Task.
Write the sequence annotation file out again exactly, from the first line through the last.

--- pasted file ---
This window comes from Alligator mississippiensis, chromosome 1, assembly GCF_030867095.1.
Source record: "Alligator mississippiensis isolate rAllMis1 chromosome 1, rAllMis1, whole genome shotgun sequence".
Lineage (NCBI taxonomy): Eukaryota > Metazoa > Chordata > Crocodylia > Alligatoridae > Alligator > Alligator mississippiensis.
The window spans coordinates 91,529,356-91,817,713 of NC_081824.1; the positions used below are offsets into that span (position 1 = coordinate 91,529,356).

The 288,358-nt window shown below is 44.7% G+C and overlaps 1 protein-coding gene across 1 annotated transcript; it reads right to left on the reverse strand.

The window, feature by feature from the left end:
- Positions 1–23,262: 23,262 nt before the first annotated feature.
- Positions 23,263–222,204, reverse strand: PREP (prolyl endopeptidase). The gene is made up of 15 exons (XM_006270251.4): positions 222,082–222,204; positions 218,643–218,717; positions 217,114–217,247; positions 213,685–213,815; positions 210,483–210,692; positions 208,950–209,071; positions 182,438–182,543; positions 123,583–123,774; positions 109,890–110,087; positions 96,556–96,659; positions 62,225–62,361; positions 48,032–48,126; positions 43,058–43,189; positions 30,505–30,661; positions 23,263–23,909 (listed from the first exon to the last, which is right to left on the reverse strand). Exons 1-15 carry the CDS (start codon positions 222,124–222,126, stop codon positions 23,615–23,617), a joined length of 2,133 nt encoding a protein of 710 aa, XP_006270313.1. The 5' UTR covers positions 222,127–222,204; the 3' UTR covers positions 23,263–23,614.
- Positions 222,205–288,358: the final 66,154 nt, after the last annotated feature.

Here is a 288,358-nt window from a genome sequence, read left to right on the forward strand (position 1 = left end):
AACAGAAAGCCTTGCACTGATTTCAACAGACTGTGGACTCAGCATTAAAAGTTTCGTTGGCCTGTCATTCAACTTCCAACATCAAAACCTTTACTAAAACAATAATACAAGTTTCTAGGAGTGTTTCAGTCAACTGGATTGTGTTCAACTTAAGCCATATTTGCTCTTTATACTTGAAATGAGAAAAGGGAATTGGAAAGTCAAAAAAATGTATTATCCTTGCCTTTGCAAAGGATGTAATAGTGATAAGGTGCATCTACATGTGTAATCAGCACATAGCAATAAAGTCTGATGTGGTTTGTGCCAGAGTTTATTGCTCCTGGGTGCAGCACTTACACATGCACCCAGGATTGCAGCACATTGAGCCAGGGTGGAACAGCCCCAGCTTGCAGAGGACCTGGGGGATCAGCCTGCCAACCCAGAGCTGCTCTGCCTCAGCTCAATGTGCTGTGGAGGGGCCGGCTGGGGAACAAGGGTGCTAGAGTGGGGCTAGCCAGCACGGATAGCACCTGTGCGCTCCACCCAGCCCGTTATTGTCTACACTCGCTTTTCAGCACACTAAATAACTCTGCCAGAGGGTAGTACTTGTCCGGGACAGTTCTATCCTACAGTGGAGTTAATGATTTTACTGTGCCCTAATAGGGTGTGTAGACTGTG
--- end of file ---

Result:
This window comes from Alligator mississippiensis, chromosome 1, assembly GCF_030867095.1.
Source record: "Alligator mississippiensis isolate rAllMis1 chromosome 1, rAllMis1, whole genome shotgun sequence".
Lineage (NCBI taxonomy): Eukaryota > Metazoa > Chordata > Crocodylia > Alligatoridae > Alligator > Alligator mississippiensis.
The window spans coordinates 91,529,356-91,817,713 of NC_081824.1; the positions used below are offsets into that span (position 1 = coordinate 91,529,356).

The 288,358-nt window shown below is 44.7% G+C and overlaps 1 protein-coding gene across 1 annotated transcript; it reads right to left on the reverse strand.

The window, feature by feature from the left end:
- Positions 1–23,262: 23,262 nt before the first annotated feature.
- Positions 23,263–222,204, reverse strand: PREP (prolyl endopeptidase). The gene is made up of 15 exons (XM_006270251.4): positions 222,082–222,204; positions 218,643–218,717; positions 217,114–217,247; positions 213,685–213,815; positions 210,483–210,692; positions 208,950–209,071; positions 182,438–182,543; positions 123,583–123,774; positions 109,890–110,087; positions 96,556–96,659; positions 62,225–62,361; positions 48,032–48,126; positions 43,058–43,189; positions 30,505–30,661; positions 23,263–23,909 (listed from the first exon to the last, which is right to left on the reverse strand). Exons 1-15 carry the CDS (start codon positions 222,124–222,126, stop codon positions 23,615–23,617), a joined length of 2,133 nt encoding a protein of 710 aa, XP_006270313.1. The 5' UTR covers positions 222,127–222,204; the 3' UTR covers positions 23,263–23,614.
- Positions 222,205–288,358: the final 66,154 nt, after the last annotated feature.

Here is a 288,358-nt window from a genome sequence, read left to right on the forward strand (position 1 = left end):
AACAGAAAGCCTTGCACTGATTTCAACAGACTGTGGACTCAGCATTAAAAGTTTCGTTGGCCTGTCATTCAACTTCCAACATCAAAACCTTTACTAAAACAATAATACAAGTTTCTAGGAGTGTTTCAGTCAACTGGATTGTGTTCAACTTAAGCCATATTTGCTCTTTATACTTGAAATGAGAAAAGGGAATTGGAAAGTCAAAAAAATGTATTATCCTTGCCTTTGCAAAGGATGTAATAGTGATAAGGTGCATCTACATGTGTAATCAGCACATAGCAATAAAGTCTGATGTGGTTTGTGCCAGAGTTTATTGCTCCTGGGTGCAGCACTTACACATGCACCCAGGATTGCAGCACATTGAGCCAGGGTGGAACAGCCCCAGCTTGCAGAGGACCTGGGGGATCAGCCTGCCAACCCAGAGCTGCTCTGCCTCAGCTCAATGTGCTGTGGAGGGGCCGGCTGGGGAACAAGGGTGCTAGAGTGGGGCTAGCCAGCACGGATAGCACCTGTGCGCTCCACCCAGCCCGTTATTGTCTACACTCGCTTTTCAGCACACTAAATAACTCTGCCAGAGGGTAGTACTTGTCCGGGACAGTTCTATCCTACAGTGGAGTTAATGATTTTACTGTGCCCTAATAGGGTGTGTAGACTGTG